<!-- Swiftype Variables -->

Investing

Debt quality, dollar put investors off of U.S. credit

Roger Hallam sees overseas investors starting to steer clear of U.S. debt.

A strong dollar and eroding quality of debt has investors and money managers reconsidering their allocations to U.S. credit.

Sources at asset owners and investment managers said the widening spread in rates set by U.S. and European central banks, as well as increased hedging costs for euro- and Swiss franc-based investors, also are contributing to a rethink of their exposures.

"There are concerns regarding the hedging costs for euro- and Swiss franc-based investors," said Gregoire Haenni, chief investment officer at the 12.8 billion Swiss franc ($12.79 billion) Caisse de Prevoyance de l'Etat de Geneve, Geneva. "As the interest rate differential increases between the dollar and the Swiss franc, hedging costs eat the yield of your investments."

Mr. Haenni also cited the gradual decline in U.S. investment-grade bond index constituents over the past decade, with more than 50% now rated BBB.

These two elements "are leading us to question the role of U.S. investment-grade bonds in our portfolio," he said.

The U.S. Federal Reserve raised interest rates to a range of 1.5% to 1.75% in March, while the European Central Bank has held interest rates on refinancing at zero and on lending at 0.25% for an extended period of time.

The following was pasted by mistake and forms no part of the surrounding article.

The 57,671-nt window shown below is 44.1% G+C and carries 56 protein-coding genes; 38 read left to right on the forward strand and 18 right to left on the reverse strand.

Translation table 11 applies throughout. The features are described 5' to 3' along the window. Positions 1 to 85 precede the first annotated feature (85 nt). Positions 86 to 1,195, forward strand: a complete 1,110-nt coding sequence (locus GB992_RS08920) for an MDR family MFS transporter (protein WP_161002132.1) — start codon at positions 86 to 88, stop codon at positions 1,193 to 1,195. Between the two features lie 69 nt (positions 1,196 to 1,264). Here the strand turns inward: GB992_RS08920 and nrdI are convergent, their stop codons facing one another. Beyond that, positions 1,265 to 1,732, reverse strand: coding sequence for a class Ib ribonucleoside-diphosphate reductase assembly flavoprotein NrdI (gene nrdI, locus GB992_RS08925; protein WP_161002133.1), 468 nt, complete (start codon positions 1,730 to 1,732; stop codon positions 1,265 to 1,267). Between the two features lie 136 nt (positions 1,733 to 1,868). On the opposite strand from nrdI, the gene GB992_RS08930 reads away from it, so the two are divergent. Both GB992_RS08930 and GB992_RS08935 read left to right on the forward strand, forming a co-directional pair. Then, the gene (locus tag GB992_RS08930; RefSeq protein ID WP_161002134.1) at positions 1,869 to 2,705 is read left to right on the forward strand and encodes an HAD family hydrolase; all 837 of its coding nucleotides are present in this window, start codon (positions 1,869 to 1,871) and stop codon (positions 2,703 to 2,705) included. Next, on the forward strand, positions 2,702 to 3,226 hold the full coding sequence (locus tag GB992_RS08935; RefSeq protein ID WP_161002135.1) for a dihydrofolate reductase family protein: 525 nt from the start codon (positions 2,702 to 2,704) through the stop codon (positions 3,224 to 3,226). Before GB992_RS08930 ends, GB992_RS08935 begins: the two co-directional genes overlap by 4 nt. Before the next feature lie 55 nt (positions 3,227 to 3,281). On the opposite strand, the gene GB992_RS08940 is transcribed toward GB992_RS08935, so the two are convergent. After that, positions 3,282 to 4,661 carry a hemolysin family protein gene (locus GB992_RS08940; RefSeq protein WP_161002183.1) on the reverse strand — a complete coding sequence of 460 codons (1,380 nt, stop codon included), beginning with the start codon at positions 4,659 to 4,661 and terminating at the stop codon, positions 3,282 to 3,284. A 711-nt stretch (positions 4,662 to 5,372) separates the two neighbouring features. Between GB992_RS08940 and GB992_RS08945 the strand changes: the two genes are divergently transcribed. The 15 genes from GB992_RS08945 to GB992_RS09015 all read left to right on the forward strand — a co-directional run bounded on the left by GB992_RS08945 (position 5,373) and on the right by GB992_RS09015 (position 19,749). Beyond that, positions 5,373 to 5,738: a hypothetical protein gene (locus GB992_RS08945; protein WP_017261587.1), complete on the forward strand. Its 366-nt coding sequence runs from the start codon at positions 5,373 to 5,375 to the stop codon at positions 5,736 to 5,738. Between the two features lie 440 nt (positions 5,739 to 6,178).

As of May 25, the dollar/euro exchange​ rate was $1.17 to €1, while the dollar/Swiss franc rate was $1.008 to 1 franc. That compares to $1.05 to €1, and 98 cents to 1 franc at the start of 2017.

A number of money managers said they have noted hedging cost concerns from their clients, particularly given the move in the dollar last year.

"The trade that had been done for some time has been the higher yields on offer in the U.S. and the greater issuance diversity that is available in U.S. credit markets," said Roger Hallam, chief investment officer-currency at J.P. Morgan Asset Management (JPM) in London. "Non-U.S. investors have been purchasing U.S. credit, longer-term U.S. debt, and hedging back to their base currency."

However, that strategy is "becoming increasingly difficult to justify as the U.S. yield curve has flattened," with 10-year U.S. Treasuries jumping above 3%. "Your hedged yield pickup in those has diminished substantially … and so we have seen non-domestic investor demand for U.S. credit start to diminish because the hedged yield available has declined so much," Mr. Hallam added.

Dollar strength affects asset owners and also money managers, who have made moves in their own portfolios.